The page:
Noisy neighbors: Harris County
1 attorney answer
If you have a neighbor who is making excessive noise, i.e. music, barking dog, yelling, or other disturbances that would fall under this section, you should call the Constable or Sheriff’s Department and advise them. The normal procedure is for law enforcement to make contact with the person or persons making or allowing the loud noise and advises them to stop. Then, if they refuse and continue to create a disturbance, a citation (ticket) is issued and they will be given a court date to appear before a Justice of the Peace Court judge to answer the charges. In most cases when law enforcement contacts the perpetrator, it is settled and the loud noise is stopped. In some cases, law enforcement is called out more than twice in which case a citation is almost certain. One of the major problems for law enforcement is when they arrive; the loud noise has already stopped and can’t be witnessed by the officer. Only a warning can be given. When that is the case, it usually requires an extra patrol in the area to see if the disturbance reoccurs.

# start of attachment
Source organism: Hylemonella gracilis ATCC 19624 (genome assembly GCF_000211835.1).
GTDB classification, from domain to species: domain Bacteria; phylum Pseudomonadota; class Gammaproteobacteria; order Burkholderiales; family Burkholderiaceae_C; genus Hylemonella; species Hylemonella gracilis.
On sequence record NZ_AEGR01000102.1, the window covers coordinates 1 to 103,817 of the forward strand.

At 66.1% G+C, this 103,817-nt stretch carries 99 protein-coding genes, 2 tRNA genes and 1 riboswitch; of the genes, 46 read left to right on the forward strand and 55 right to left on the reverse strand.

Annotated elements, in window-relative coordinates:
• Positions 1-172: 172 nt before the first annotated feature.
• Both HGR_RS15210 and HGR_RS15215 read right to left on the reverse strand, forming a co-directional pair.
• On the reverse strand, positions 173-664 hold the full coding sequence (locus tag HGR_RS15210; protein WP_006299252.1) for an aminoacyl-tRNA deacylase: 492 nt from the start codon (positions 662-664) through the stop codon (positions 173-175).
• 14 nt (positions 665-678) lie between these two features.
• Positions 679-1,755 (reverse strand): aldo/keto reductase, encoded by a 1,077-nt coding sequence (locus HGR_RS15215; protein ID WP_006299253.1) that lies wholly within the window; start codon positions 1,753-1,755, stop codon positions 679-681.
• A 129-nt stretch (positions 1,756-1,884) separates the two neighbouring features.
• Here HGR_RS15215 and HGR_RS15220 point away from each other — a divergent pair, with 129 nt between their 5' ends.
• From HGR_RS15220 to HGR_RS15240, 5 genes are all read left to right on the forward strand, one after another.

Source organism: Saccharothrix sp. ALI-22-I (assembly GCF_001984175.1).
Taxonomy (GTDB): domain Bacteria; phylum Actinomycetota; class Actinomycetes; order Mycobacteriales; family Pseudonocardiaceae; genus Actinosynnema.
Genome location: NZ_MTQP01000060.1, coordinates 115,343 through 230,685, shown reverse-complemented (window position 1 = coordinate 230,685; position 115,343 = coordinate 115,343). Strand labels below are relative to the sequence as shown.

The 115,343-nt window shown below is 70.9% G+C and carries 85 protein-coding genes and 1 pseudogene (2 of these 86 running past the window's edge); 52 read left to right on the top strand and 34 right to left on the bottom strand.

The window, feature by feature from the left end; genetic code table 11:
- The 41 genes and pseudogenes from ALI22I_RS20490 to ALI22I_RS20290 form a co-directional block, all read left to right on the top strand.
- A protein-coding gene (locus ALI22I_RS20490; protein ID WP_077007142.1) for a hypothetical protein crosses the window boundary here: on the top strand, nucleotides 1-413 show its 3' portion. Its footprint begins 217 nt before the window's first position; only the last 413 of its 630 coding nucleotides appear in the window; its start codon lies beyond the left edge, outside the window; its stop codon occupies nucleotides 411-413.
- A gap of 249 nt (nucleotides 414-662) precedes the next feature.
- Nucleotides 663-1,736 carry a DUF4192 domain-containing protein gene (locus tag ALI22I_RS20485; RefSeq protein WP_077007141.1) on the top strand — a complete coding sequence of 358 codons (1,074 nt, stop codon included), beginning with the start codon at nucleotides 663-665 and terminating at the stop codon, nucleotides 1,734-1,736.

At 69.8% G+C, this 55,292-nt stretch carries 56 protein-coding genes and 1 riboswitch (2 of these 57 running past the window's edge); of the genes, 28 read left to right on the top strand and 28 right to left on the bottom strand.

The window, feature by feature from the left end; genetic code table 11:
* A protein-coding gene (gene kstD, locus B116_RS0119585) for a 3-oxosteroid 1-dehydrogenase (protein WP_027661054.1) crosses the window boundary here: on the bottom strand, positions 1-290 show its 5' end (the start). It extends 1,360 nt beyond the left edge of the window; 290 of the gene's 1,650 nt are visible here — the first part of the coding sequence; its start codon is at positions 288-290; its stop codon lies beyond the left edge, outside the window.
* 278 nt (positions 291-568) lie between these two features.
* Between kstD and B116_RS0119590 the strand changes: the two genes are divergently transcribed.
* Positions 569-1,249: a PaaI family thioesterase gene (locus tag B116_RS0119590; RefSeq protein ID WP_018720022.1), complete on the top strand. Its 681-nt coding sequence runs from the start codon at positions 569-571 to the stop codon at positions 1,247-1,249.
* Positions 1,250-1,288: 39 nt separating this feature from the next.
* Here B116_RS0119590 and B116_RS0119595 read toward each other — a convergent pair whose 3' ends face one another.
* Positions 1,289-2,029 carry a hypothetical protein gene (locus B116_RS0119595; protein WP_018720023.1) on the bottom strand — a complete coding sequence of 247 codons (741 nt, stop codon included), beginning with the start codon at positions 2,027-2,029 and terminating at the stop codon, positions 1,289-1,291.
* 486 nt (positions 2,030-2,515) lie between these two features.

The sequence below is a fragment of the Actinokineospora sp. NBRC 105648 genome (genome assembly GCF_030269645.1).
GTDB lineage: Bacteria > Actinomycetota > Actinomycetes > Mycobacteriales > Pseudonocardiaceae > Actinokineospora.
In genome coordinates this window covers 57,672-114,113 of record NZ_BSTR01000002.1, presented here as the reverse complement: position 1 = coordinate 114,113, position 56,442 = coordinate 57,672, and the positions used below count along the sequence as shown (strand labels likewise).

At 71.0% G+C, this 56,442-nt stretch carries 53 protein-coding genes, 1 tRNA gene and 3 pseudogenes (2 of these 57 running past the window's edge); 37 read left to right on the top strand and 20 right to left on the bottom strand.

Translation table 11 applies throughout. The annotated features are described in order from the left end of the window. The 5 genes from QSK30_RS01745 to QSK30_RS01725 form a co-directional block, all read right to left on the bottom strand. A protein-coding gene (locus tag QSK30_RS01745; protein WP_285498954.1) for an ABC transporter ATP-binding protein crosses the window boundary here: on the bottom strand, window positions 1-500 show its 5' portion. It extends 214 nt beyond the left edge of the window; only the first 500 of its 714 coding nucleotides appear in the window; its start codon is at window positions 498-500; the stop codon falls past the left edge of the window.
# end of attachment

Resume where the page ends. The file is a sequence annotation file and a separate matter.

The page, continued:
Regular polite respectful patient contact, by phone calls or in person visits, with the local deputies office or the deputy constables may succeed in getting this the attention it deserves.
In the facts above, it is not clear whether the deputy got to observe the noise first hand or whether the deputy was giving the person(s) their first warning before more law enforcement raises its enforcement action about this situation.
Texas Penal Code Chapter 42, Section 42.01 deals with disorderly conduct, loud music or noise. It basically states that a person commits an offense if he intentionally or knowingly makes unreasonable noise in a public place other than a sports event, or in or near a private residence. A noise is presumed to be unreasonable if the noise exceeds a decibel level of 85 after the person making the noise receives notice from a judge or peace officer that the noise is a public nuisance. An offense under this section is a Class C misdemeanor.
But notice, to get counsel for your specific situation you will get more benefit from your own lawyer as it is difficult to glean anything correctly on line with a few facts from strangers.
Note also, I am not yet agreeing to be your lawyer going forward on this matter and am making assumptions here. I am easy enough to find for consultation or referral. I want you to get counsel from the best attorney you can get.
The foregoing comments are provided for informational purposes only, and without a fee agreement and fees paid there is no attorney-client relationship being made and no legal services will be provided now or later.